An aqueous solution is prepared comprising 0.5% by weight/volume of hydroxyalkylcellulose as well as 1% by weight/volume of NaOH.
An asymmetrical UF membrane made of PVDF and with a cutoff value of 30,000 (DDS RO membrane type FS50PP) is streched on a steel frame and dipped into the above solution for 2 min. The membrane is then removed from the solution and kept in a vertical position for 1 min so that excess liquid may drain off, whereupon the membrane is placed in a ventilated oven for 15 min at 150° C.
The membrane is tested for the ability to be wetted by measuring the contact angle with water, obtaining the following result:
Measuring the contact angle of an untreated, dry membrane gives the following result:
Different aqueous solutions are prepared, their compositions being described in TABLE 1 below. The membrane type FS50PP is treated as described in Example 1 and the following results are obtained:
TABLE 1______________________________________ExampleNo. Composition Contact Angle______________________________________2 0.5% hydroxypropylcellulose 43° 1% NaOH3 0.5% hydroxyethylcellulose 0° 1% NaOH 0.5% 4-aminophenol4 0.5% hydroxypropylcellulose 56° 1% NaOH 1% 1,3-dichloro-2-propanol______________________________________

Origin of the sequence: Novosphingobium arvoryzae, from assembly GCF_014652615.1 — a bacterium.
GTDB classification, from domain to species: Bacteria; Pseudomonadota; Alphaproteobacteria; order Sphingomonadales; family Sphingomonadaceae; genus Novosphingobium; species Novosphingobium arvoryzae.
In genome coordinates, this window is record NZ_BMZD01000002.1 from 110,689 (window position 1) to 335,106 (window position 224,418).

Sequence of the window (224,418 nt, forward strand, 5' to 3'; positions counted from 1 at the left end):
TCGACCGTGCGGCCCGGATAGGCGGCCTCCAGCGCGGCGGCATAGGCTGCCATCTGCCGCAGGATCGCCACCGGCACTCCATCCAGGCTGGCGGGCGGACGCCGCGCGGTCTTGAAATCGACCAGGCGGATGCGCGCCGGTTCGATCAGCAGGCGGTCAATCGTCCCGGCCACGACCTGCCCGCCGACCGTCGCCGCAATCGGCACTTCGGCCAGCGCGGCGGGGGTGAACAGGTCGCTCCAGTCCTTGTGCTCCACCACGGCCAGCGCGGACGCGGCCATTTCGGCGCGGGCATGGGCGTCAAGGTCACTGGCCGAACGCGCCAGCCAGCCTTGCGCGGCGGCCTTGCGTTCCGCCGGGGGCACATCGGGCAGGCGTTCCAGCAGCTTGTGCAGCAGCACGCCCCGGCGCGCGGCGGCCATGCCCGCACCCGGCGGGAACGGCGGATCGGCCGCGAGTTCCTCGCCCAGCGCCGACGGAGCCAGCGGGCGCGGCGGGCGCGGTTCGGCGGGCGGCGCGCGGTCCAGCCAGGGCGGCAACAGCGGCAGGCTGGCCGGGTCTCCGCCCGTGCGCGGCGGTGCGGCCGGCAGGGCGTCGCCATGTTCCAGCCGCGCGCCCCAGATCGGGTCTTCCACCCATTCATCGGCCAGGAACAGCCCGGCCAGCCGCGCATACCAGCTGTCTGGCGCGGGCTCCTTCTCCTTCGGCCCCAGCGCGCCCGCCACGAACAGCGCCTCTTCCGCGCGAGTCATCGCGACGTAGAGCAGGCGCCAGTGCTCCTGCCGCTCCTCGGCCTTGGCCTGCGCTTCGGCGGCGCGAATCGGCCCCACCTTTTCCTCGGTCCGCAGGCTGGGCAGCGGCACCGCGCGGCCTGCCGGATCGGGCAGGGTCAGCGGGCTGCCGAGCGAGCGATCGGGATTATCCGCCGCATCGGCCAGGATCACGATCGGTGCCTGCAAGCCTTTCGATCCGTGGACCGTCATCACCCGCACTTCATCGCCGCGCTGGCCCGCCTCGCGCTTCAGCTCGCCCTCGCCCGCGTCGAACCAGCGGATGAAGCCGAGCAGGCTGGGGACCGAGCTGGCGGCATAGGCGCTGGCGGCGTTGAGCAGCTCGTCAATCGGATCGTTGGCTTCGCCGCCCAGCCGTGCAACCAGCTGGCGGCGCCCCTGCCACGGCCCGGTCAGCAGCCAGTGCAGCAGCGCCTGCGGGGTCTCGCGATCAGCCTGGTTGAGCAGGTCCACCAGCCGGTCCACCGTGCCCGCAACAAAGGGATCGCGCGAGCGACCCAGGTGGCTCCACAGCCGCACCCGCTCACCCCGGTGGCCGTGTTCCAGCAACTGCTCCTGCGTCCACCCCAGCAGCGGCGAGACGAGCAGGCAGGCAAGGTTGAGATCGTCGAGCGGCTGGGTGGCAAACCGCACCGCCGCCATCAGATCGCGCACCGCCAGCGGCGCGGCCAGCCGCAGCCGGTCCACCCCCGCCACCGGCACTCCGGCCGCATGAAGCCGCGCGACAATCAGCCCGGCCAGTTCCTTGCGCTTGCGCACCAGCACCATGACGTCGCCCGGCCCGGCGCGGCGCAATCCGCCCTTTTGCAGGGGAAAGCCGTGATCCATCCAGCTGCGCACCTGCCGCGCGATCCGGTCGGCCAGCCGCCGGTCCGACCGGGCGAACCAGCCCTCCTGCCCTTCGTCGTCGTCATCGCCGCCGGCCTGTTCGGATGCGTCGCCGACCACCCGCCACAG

In stead of an asymmetric UF membrane an asymmetric MF membrane is used in these examples, said MF membrane comprising a mixture of PVDF and CTFE/VF-copolymer but with a bubble point of 500 mbar measured with water as wetting agent.
The procedure is as described in Example 1, the dipping period, however, being 5 min and in Example 7 15 min.
The results are shown in TABLE 2.
TABLE 2______________________________________Example Contact BubbleNo. Composition Angle Point (H2 O)______________________________________5 0.4% hydroxyethyl- 29° 370 cellulose 1% NaOH 0.5% SDS6 0.2% hydroxyethyl 48° 380 cellulose 1% NaOH 1% 2-aminophenol 0.5% SDS7 as Example 6 10° 3808 untreated, reference 76° 500______________________________________
These examples illustrate changes in the properties of the UF membranes when treated according to the invention with regard to cutoff value and influence of fouling materials.
For the experiments an asymmetric PVDF ultrafiltration membrane with a cutoff value of 20,000 (DDS RO type FS61PP) is used. Solutions are prepared as described in TALBE 3 below and the treatment is performed as described in Example 1, the oven treatment may, however, vary as shown. The membranes are tested in the laboratory module (lab. unit 20) of DDS RO Division by measuring the flux and permeability data of different test solutions. The results are shown in TABLES 4 and 5.